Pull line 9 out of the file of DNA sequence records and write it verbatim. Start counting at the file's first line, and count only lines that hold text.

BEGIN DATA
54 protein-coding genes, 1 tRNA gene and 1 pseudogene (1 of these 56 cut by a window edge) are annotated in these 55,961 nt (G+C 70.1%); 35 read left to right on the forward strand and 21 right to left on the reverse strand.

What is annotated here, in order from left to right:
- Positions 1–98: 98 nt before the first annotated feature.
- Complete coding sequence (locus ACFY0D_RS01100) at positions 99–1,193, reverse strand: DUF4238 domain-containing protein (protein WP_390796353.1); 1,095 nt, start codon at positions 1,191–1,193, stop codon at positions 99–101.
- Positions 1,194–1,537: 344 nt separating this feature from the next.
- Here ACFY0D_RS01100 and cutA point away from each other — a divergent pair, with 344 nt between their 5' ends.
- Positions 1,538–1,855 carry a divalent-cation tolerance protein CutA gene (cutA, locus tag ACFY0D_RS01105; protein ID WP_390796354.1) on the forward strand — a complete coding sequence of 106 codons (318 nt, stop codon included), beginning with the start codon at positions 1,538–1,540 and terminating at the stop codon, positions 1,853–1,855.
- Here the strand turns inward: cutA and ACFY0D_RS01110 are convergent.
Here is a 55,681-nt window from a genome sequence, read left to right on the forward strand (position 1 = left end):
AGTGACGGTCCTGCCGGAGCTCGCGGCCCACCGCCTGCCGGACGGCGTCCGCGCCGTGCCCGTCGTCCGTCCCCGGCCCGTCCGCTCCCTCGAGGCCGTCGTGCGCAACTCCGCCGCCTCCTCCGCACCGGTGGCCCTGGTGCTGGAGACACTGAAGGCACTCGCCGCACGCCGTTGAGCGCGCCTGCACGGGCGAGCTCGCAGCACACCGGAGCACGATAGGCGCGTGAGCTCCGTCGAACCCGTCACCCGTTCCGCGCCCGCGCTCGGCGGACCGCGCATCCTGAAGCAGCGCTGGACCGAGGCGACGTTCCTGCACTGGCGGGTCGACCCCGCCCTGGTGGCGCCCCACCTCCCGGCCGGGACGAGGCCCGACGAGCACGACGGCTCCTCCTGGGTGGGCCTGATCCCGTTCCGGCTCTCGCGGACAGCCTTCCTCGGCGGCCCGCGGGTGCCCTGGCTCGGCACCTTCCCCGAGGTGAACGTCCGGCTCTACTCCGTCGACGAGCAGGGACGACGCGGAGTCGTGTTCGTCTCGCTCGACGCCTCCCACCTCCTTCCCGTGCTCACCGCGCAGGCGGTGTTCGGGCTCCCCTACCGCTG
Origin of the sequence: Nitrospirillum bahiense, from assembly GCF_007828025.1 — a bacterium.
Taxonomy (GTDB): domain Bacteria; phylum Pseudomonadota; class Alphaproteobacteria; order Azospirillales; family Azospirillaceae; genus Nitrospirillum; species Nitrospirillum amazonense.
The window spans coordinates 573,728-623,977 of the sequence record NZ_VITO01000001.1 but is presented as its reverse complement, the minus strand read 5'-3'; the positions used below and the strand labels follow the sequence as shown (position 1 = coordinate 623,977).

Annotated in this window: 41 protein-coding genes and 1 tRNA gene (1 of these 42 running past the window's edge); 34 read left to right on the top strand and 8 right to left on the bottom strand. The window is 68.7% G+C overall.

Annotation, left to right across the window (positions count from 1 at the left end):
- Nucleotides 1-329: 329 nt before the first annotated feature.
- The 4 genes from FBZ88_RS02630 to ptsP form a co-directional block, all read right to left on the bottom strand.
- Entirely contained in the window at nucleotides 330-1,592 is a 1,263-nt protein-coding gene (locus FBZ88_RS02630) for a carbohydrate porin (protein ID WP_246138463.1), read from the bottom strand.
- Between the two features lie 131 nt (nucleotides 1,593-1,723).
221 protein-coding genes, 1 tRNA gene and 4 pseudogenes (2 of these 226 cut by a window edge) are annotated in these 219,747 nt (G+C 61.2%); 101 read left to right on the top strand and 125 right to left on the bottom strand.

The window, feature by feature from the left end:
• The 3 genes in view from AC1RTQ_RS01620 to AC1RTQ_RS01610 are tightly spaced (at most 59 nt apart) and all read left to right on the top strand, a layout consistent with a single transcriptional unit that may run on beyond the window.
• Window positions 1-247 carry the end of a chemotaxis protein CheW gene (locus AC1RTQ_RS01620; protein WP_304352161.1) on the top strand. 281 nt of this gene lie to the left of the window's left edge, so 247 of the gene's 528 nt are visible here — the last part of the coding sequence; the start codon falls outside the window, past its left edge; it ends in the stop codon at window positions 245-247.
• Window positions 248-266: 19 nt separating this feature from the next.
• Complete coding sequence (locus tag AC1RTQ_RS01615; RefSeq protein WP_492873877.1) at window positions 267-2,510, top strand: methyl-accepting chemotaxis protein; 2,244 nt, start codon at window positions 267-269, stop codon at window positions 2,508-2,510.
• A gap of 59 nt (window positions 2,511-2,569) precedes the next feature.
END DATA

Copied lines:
Here is a 55,681-nt window from a genome sequence, read left to right on the forward strand (position 1 = left end):